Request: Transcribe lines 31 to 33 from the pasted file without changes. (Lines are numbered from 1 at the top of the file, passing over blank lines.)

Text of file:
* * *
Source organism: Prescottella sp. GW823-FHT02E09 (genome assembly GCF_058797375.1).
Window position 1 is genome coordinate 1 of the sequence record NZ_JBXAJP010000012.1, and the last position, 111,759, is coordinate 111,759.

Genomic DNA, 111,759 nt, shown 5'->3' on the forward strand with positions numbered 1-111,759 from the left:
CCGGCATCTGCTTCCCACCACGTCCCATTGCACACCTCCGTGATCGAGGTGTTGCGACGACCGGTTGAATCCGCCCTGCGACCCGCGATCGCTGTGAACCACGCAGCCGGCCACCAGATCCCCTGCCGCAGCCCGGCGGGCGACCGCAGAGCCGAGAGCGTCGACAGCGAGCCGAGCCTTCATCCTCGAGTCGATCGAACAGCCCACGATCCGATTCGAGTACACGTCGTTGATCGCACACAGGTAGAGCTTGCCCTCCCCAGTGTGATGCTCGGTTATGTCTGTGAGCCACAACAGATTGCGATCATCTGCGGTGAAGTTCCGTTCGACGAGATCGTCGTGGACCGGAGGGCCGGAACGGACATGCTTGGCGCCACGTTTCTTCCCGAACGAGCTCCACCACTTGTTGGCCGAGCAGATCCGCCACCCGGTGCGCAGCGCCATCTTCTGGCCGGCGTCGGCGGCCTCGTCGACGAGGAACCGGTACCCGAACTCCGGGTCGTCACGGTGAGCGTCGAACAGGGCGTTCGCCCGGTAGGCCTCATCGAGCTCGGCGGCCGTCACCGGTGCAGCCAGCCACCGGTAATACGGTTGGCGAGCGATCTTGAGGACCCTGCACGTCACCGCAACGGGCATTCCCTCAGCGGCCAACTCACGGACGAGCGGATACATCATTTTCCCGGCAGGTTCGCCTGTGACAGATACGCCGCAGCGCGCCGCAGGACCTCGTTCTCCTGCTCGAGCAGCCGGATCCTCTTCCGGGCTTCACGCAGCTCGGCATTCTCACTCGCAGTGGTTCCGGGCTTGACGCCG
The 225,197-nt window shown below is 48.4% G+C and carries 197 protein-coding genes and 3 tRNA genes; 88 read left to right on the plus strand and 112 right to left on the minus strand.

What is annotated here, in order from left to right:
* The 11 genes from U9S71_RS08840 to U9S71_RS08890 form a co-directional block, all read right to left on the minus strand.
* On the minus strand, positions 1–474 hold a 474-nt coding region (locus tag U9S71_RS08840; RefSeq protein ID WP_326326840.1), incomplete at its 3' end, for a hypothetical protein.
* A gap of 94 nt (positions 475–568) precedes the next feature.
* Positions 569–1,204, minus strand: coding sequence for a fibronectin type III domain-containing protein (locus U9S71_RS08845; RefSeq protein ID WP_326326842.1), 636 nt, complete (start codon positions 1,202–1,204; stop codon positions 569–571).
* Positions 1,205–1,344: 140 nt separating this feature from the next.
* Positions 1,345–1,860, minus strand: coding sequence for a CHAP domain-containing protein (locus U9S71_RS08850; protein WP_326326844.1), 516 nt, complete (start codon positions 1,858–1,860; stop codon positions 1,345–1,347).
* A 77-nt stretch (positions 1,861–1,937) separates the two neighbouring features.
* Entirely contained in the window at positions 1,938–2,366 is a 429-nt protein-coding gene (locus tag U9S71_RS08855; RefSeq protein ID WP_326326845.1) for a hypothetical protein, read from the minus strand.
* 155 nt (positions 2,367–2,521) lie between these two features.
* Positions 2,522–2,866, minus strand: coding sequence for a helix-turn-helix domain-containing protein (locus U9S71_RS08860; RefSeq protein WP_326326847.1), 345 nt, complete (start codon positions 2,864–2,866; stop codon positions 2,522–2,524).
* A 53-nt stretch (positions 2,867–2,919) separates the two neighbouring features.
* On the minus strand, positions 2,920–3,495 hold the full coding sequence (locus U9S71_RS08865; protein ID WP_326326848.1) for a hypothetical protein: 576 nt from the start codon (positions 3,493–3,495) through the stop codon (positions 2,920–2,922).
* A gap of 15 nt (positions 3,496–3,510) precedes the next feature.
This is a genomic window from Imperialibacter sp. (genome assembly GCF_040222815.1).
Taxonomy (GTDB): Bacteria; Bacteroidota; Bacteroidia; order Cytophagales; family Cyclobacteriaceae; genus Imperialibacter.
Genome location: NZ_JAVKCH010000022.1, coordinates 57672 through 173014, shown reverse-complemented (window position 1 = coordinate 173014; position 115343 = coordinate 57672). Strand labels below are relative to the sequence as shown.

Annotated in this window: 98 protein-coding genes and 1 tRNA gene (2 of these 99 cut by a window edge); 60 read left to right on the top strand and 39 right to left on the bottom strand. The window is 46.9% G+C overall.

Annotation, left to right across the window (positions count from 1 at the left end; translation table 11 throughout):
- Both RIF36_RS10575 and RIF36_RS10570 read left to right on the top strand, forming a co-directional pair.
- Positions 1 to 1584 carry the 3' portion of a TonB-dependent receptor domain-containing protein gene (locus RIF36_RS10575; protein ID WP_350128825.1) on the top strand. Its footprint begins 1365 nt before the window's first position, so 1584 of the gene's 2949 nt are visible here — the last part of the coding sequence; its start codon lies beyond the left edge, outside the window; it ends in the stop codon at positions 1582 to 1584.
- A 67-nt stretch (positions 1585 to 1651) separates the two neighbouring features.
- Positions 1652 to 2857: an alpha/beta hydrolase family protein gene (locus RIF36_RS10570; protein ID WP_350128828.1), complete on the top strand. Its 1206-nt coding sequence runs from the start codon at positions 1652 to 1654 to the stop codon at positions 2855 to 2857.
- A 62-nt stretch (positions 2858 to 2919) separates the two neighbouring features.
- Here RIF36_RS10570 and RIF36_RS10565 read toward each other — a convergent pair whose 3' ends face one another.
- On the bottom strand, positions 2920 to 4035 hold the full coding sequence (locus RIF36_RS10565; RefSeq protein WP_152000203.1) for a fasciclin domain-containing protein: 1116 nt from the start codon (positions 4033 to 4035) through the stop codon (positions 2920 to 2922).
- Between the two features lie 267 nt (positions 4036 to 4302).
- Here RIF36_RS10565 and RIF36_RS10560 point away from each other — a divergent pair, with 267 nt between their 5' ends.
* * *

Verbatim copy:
- On the bottom strand, positions 2920 to 4035 hold the full coding sequence (locus RIF36_RS10565; RefSeq protein WP_152000203.1) for a fasciclin domain-containing protein: 1116 nt from the start codon (positions 4033 to 4035) through the stop codon (positions 2920 to 2922).
- Between the two features lie 267 nt (positions 4036 to 4302).
- Here RIF36_RS10565 and RIF36_RS10560 point away from each other — a divergent pair, with 267 nt between their 5' ends.